It’s a tawdry, unpleasant, yet somehow fascinating endeavor, mostly in that such an unflattering chapter of American history is presented in such a matter-of-fact manner with highly skilled artists employed on both sides of the camera. Check out this pedigree: cinematographer Richard Kline (Camelot, Soylent Green), production designer Boris Leven (West Side Story, The Color of Money), composer Maurice Jarre (Laurence of Arabia, Dr. Zhivago), editor Frank Bracht (The Odd Couple, Hud), and super-producer Dino de Laurentiis who reportedly pursued Fleischer relentlessly until the director accepted the project. A sequel, Drum, followed in 1976, with Norton appearing as a different character opposite Warren Oates, Pam Grier, and Yaphet Kotto.


Blow Out (1981) d. De Palma (USA) (3rd viewing)

While capturing new cues for a low-budget horror flick, a movie sound-effects man (John Travolta) inadvertently records evidence that could prove that the “accidental” death of a rising politician was actually murder.

Capitalizing on the success of the previous year’s Dressed to Kill, De Palma found himself in the enviable position to make “whatever he wanted” and subsequently penned a script inspired in equal parts by his experience sound-mixing that film, Michelangelo Antonioni’s Blow-Up, and tales of two Kennedys (JFK’s assassination and brother Ted’s Chappaquiddick Incident). Said screenplay attracted interest from red-hot star John Travolta (just coming off the one-two punch of Saturday Night Fever and Grease), which greenlit the project, which in turn led to the casting of De Palma’s bride Nancy Allen opposite her Carrie co-star.

Considered now by many to be among the director’s finest hours, filled with stunning, swirling camera moves, split diopter shots, marvelous chemistry between its performers, a wildly cinematic premise, and pervasive narrative drive, the film failed to attract audiences in any great number, potentially due to the downbeat climax (which, to my sensibilities, is the only way it could end).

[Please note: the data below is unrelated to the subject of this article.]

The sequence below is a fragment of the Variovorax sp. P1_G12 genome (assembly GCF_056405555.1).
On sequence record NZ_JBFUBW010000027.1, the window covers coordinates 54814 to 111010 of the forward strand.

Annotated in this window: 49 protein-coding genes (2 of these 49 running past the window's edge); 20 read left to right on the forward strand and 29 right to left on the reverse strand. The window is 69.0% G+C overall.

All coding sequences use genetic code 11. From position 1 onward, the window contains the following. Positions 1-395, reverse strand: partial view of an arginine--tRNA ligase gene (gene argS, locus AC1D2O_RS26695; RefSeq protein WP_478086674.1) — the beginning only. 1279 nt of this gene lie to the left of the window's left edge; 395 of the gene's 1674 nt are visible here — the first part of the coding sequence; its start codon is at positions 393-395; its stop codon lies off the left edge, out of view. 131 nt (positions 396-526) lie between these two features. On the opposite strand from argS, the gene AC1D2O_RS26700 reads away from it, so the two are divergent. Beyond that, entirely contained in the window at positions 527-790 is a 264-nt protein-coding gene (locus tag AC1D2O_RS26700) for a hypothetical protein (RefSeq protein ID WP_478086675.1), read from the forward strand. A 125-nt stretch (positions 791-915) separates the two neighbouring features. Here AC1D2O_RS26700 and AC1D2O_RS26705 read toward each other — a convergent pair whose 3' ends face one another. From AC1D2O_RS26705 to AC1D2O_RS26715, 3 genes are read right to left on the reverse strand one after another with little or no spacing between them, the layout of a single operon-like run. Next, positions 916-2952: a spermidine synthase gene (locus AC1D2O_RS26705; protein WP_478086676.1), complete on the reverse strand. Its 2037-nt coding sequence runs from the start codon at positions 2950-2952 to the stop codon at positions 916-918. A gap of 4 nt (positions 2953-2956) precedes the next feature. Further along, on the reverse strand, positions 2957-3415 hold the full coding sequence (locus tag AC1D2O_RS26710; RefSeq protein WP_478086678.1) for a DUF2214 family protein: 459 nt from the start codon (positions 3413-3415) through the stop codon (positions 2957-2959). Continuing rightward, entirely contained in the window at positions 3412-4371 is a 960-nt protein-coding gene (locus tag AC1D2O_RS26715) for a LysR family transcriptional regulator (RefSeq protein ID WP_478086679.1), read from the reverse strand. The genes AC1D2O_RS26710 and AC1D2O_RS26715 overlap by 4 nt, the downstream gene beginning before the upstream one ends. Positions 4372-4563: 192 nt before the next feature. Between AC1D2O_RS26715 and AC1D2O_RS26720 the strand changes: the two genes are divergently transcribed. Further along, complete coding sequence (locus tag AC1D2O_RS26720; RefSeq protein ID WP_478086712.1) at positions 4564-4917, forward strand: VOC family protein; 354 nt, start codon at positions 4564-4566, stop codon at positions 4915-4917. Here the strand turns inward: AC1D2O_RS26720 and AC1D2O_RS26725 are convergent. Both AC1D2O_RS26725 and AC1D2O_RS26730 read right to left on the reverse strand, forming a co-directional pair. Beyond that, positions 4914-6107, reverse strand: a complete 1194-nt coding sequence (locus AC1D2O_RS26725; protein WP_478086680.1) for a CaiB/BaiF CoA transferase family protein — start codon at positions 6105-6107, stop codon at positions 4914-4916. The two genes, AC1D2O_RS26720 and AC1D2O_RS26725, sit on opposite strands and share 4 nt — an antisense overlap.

The Fury (1978) d. De Palma, Brian (USA) (4th viewing)


The Black Dahlia (2006) d. De Palma, Brian (USA) (2nd viewing)

Well, the movies don’t change but we do. When I first encountered this adaptation of James Ellroy’s (L.A. Confidential) breakout novel, I dismissed it as a confusing, unmemorable, boring bummer. Coming back around, I appreciated the period detail and numerous bravura set-pieces a little more (particularly Vilmos Zsigmond’s Oscar-nominated cinematography), as well as the deliberately tangled narrative about two crusading cops (Josh Hartnett, Aaron Eckhart) attempting to unravel the notoriously unsolved 1947 Hollywood murder. While it’s not one of De Palma’s best, it’s more interesting than I originally gave it credit for (though I still have no idea what accent Hilary Swank is attempting).

2019 Totals to Date: 122 films, 79 1st time views, 63 horror, 3 cinema